Mahmoud Omar * (Translation: Saqer Almarri)
After six failed attempts that always resulted in my return to Gaza, I managed at the seventh attempt to enter Egypt. The State Security took away my passport and gave me a yellow paper instead of it, which I kept with my high school diploma and some family pictures in the only bag I had. After exiting from the last gate at the border crossing, I bought a Vodaphone SIM card from a young Sinai man who was angered when I considered him, in good will, that he was an Egyptian. He looked at me with a look that may have not intended to be a deep look and said, “I’m not an Egyptian! I’m a Bedouin!”
After three years, I left Cairo for London, Mubarak was deposed, SCAF’s rule has ended, Muhammad Morsi won the elections, then Sisi kicked him off his seat. We had placed a picture of Sisi on our last apartment’s door in Wust El Balad [Downtown Cairo] for various reasons: for laughs, and to avoid suspicions from the neighbors. We had noticed that our plan to make everyone believe that we were Jordanians, not Palestinians, had begun to fail.
I had a brown mid-sized travel bag when I was leaving. I had placed in it my belongings, mementos, and questions that were far heavier than the twenty kilograms that was measured by the weight scale at the check-in desk of British Airways. In the taxi that took me to the airport with two of my friends, we listened to two songs that described Egypt in all its contradictions. Muhammad Muneer’s Bilad Tayyebah, and Anushka’s Teslam Al Ayadi.
In the airport, the police officer who stood by the boarding gate took my new passport in his hand. I had spent so much effort trying to get the new passport after the revolution that it felt like I was exorcising my soul out of my body, all this was because the passport taken by the State Security was lost. I could not find it in any of the State Security offices in Cairo. The officer asked me where I was going. He expressed astonishment that a Palestinian from Gaza was going to London. He looked at me quite suspiciously, “Is there nothing on you?” I put my hands in pockets and pulled out 10 pounds, which I gave him. The Arabic expression, “Concluded with a perfume” doesn’t apply to Egypt. In the Egypt that I know, the expression has to change to: “Concluded with a bribe”.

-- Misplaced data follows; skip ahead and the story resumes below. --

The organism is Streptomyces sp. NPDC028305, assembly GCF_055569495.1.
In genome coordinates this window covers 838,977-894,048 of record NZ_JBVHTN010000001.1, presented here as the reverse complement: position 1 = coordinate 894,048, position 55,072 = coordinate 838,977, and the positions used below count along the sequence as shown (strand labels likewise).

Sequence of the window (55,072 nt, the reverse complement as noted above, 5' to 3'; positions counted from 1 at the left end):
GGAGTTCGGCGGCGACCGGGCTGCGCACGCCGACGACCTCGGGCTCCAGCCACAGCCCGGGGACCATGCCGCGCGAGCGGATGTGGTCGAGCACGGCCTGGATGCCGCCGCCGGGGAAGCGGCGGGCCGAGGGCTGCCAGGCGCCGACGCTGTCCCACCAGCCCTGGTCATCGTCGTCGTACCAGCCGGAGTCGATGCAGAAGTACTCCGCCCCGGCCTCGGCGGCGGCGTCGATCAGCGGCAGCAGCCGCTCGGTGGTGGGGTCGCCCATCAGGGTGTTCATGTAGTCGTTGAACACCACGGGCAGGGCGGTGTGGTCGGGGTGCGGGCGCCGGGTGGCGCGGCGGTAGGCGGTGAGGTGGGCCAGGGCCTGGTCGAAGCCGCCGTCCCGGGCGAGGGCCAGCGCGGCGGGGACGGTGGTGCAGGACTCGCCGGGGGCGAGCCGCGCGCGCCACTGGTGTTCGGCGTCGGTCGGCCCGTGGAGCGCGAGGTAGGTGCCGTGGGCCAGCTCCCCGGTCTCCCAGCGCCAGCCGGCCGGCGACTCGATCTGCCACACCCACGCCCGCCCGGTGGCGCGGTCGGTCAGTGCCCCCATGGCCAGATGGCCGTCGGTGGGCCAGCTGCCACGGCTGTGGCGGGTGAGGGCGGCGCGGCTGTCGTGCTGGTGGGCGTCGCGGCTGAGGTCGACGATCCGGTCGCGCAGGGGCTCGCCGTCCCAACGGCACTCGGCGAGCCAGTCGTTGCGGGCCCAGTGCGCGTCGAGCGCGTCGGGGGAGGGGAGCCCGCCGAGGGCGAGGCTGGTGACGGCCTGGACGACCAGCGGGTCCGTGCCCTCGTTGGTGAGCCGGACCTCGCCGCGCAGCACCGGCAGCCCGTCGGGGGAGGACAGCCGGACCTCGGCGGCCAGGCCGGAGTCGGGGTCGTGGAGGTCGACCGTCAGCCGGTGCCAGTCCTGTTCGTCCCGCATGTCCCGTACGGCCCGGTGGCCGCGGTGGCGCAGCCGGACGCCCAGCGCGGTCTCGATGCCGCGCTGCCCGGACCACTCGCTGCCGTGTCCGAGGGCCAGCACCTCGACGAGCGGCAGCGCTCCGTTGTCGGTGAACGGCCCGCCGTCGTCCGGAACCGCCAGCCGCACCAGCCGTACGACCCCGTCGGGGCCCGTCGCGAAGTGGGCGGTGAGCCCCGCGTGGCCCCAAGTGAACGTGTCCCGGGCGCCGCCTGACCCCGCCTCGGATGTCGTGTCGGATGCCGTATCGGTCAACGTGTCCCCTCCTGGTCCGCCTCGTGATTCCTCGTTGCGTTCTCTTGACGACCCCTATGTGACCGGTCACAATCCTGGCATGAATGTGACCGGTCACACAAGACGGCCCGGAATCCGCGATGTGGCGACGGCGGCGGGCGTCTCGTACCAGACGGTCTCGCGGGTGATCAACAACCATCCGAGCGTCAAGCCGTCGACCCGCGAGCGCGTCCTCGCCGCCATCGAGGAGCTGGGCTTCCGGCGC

I had not spent much time in Egypt before I realized two issues that fought over the part of my heart that was taken by Egypt: I had fallen in love with this country, but I also had fallen into the trap that was constructed by the authorities which prevented it from reciprocating this love, or even offering any respect to me. In one of my errands, going from Zamalek to Wust El Balad, the taxi driver found out, while we chatted a little, that I was a Palestinian. He said, “We have a saying, ‘If one of your fingers is a Palestinian, then cut it off’.” I responded to him in a neutral tone, “Why would you say that?” Within me, I was wishing I could put my diplomacy aside, and poke his eye out.
These desires: to poke a driver’s eye out, or to spit in the face of the landlord who “does not rent to Palestinians” in 6 October, or to think of killing the university professor who accuses Palestinians of all car thefts in the country. They did not remain with me for a long time. As time passed by, and as I began to understand the complexity of the situation in Egypt, along with the serious shittiness in the hearts and minds of a great number of the people, I began to understand that it what was much bigger than all of us. It was the state.
It is possible to find a lot of racist prejudice among many Egyptians towards Palestinians especially, and generally towards all that isn’t Egyptian, Sunni, or male. However, what the Egyptians as a people have, in terms of a space, is nothing but a product that is easily marketable in the light of a broken society, a pitiful economy, and processes of reproducing “authentic” Egyptian myths and nonsense. The producer, the mothership of all this, is not the hearts of Egyptians, nor their minds. It is the machinations of the state’s media, and the strength of the “deep” state that distorts, misinforms, lies, and legalizes oppression and discrimination.
The security handling of the Palestinian, and treating all Palestinians on Egyptian soil as a potential danger to national security is not the policy of today, or yesterday. This policy has been fixed and applied for decades and decades. This policy has acquired its political and national dimensions after the signing of the Peace Treaty with Israel. Of this policy, the Palestinian poet Rashid Hussein spoke when he arrived in the Egyptian capital’s airport in 1972 assuming that the country would welcome him with open arms, instead security agents detained him for hours and hourse until he wrote: “I stand here in complete humiliation,/ in the airport of Cairo./ If only I was a prisoner/ In the prisons of Nazareth”.